tap into the mobile music market, seen as a top growth
area for 2005, its head said on Monday.
"We are tapping into the Walkman heritage, reviving
it," Chief Executive Miles Flint told Reuters in an
interview, adding that more than 340 million Walkman
music players have been sold since its introduction
|02/14/2005 Text spam to
Mobile phone subscribers may no longer have to worry
about their rapidly diminishing load credits due to
unwanted promotional text messages sent by their networks
as the National Telecommunications Commission is regulating
this “text spam” due to complaints.
Last Thursday, NTC held the first public hearing on
the rules and regulations on broadcast messaging service
after receiving numerous complaints from subscribers
of different networks. Mobile phone users are complaining
of the regular promotional messages sent even without
their subscribing to these promos. Each message sent
charges the subscriber a certain amount which is taken
from his load credit.
|02/11/2005 FCC: Competition,
Not Regulation Will Encourage Wireless Broadband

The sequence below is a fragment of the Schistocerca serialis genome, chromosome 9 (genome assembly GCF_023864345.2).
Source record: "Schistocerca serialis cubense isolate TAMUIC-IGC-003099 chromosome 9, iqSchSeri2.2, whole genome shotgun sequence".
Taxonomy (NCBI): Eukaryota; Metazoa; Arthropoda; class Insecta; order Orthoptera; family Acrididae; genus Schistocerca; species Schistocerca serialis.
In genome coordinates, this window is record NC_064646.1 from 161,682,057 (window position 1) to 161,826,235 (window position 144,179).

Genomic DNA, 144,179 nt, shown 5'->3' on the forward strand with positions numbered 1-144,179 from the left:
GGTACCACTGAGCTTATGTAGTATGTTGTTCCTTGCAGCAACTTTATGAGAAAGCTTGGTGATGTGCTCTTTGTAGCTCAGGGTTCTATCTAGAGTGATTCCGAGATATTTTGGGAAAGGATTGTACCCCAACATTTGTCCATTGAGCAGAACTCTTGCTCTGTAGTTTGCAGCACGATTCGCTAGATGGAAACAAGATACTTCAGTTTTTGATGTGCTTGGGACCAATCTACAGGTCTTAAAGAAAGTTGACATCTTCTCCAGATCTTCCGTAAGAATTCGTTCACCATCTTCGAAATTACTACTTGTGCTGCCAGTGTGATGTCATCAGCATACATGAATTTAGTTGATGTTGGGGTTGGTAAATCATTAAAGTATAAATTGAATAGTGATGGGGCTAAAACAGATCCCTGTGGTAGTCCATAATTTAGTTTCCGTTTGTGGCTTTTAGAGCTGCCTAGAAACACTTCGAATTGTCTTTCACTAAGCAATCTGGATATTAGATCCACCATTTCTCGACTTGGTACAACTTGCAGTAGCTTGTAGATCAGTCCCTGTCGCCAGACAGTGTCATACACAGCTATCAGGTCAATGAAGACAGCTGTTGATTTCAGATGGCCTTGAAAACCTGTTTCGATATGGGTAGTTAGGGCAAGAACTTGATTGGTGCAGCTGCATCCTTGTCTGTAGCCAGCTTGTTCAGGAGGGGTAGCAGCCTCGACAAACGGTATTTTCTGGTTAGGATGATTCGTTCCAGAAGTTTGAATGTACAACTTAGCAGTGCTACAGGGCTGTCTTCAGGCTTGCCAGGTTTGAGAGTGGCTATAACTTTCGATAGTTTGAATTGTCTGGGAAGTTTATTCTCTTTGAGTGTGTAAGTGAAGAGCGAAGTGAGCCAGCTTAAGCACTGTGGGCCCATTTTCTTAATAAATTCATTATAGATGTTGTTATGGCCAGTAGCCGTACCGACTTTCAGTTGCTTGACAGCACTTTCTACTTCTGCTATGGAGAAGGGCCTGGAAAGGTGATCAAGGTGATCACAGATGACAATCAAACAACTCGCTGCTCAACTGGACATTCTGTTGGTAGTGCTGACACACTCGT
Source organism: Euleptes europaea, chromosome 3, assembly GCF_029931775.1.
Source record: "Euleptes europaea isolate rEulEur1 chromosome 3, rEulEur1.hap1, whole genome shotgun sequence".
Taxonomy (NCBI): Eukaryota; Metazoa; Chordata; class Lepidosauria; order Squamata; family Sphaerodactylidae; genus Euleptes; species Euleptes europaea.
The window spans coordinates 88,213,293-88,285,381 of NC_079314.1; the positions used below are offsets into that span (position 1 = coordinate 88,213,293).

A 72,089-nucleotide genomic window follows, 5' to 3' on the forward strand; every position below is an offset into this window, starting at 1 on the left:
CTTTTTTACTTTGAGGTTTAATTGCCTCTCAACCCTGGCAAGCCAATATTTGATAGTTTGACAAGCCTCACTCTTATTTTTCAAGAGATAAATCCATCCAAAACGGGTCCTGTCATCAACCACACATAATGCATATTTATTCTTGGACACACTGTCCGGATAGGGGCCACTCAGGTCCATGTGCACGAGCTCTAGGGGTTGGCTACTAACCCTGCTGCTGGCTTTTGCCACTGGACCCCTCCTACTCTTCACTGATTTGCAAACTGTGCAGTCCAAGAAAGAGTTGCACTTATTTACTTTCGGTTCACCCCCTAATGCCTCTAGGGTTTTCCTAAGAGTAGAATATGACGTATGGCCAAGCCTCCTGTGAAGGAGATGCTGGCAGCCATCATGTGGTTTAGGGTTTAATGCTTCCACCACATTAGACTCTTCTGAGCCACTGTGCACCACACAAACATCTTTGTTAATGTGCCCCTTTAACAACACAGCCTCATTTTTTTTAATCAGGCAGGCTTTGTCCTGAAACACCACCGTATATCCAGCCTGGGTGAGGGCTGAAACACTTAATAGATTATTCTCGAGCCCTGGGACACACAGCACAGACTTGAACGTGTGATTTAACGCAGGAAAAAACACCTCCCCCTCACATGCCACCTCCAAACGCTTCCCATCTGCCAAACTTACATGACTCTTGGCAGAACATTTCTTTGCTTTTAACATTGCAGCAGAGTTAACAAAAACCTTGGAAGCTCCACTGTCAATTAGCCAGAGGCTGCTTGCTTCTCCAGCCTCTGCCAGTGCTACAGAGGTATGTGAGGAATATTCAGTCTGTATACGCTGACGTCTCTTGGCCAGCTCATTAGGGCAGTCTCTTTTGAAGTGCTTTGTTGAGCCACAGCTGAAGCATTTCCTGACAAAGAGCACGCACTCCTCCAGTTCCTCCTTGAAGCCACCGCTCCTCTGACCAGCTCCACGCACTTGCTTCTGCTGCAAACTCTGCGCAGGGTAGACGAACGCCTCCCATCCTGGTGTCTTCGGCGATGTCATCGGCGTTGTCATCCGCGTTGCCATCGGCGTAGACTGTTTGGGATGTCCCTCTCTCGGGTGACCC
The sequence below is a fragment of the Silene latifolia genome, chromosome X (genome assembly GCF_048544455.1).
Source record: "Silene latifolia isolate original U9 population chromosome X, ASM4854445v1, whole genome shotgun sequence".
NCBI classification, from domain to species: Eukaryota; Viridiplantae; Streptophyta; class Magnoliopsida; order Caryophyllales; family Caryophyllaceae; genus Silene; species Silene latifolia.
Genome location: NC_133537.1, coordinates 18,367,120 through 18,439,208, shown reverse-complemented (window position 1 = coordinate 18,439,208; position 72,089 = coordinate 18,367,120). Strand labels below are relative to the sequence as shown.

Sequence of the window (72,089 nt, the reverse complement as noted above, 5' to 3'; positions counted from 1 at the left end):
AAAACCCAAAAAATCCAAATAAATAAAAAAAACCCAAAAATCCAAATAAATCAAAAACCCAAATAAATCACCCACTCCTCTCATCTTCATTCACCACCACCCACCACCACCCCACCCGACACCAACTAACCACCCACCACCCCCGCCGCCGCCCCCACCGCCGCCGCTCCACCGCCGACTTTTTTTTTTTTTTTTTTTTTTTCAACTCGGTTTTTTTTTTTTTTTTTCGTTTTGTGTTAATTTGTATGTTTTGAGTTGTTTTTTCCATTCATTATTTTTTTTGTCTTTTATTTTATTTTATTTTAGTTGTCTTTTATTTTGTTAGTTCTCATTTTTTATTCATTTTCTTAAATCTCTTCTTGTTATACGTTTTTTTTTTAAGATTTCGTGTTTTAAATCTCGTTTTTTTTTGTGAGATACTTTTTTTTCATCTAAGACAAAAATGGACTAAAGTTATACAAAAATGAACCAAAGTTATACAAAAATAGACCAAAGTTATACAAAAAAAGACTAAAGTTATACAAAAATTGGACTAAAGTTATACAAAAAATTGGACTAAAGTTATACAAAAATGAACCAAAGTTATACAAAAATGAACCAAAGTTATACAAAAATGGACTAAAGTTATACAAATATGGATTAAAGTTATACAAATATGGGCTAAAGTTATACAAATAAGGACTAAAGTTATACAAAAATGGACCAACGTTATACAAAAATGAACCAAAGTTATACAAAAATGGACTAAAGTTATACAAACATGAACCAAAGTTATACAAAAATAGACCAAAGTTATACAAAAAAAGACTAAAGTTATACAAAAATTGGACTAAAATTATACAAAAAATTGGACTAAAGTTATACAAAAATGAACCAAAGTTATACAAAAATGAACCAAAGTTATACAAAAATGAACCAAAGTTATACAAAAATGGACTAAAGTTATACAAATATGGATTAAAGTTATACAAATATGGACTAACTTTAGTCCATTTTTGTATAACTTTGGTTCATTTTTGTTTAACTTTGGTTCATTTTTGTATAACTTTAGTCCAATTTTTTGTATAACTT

An FCC task force Thursday issued a series of recommendations
to encourage development of wireless broadband services,
saying the FCC should rely on competition and not
The task force called for "a pro-competitive, innovative
national framework for wireless broadband services
-- one that imposes the fewest regulatory barriers
at both the federal and state level." To do that,
the FCC would have to declare wireless broadband to
be an "information service," which would entail less
|02/10/2005 FCC Fights
The U.S. Federal Communications Commission (news
- web sites) took a major step this week toward fighting
unwanted e-mail messages sent to wireless phones and
pagers by publishing a list of wireless mail domain
The FCC (news - web sites), which published the list
late Monday, has ruled that starting in early March,
it will be illegal to send most commercial messages
to users of wireless phones with addresses that include
any of the published domain names. Wireless spam,
still limited in the U.S., has generated significant
customer complaints in other countries including Japan
See the List
|02/09/2005 Nextel Resolves
Cell Phone Snarl
Nextel Communications Inc. yesterday gave final approval
to a deal that gives it control over valuable new
airwaves, ending a years-long lobbying battle among
interest groups over how to reduce cell phone interference
with police and fire radio systems.
Nextel will gain access to new airwaves valued at
about $4.8 billion. In what is intended to be an even
exchange, the company will give up some of its old
airwaves and pay up to $2.8 billion to retune public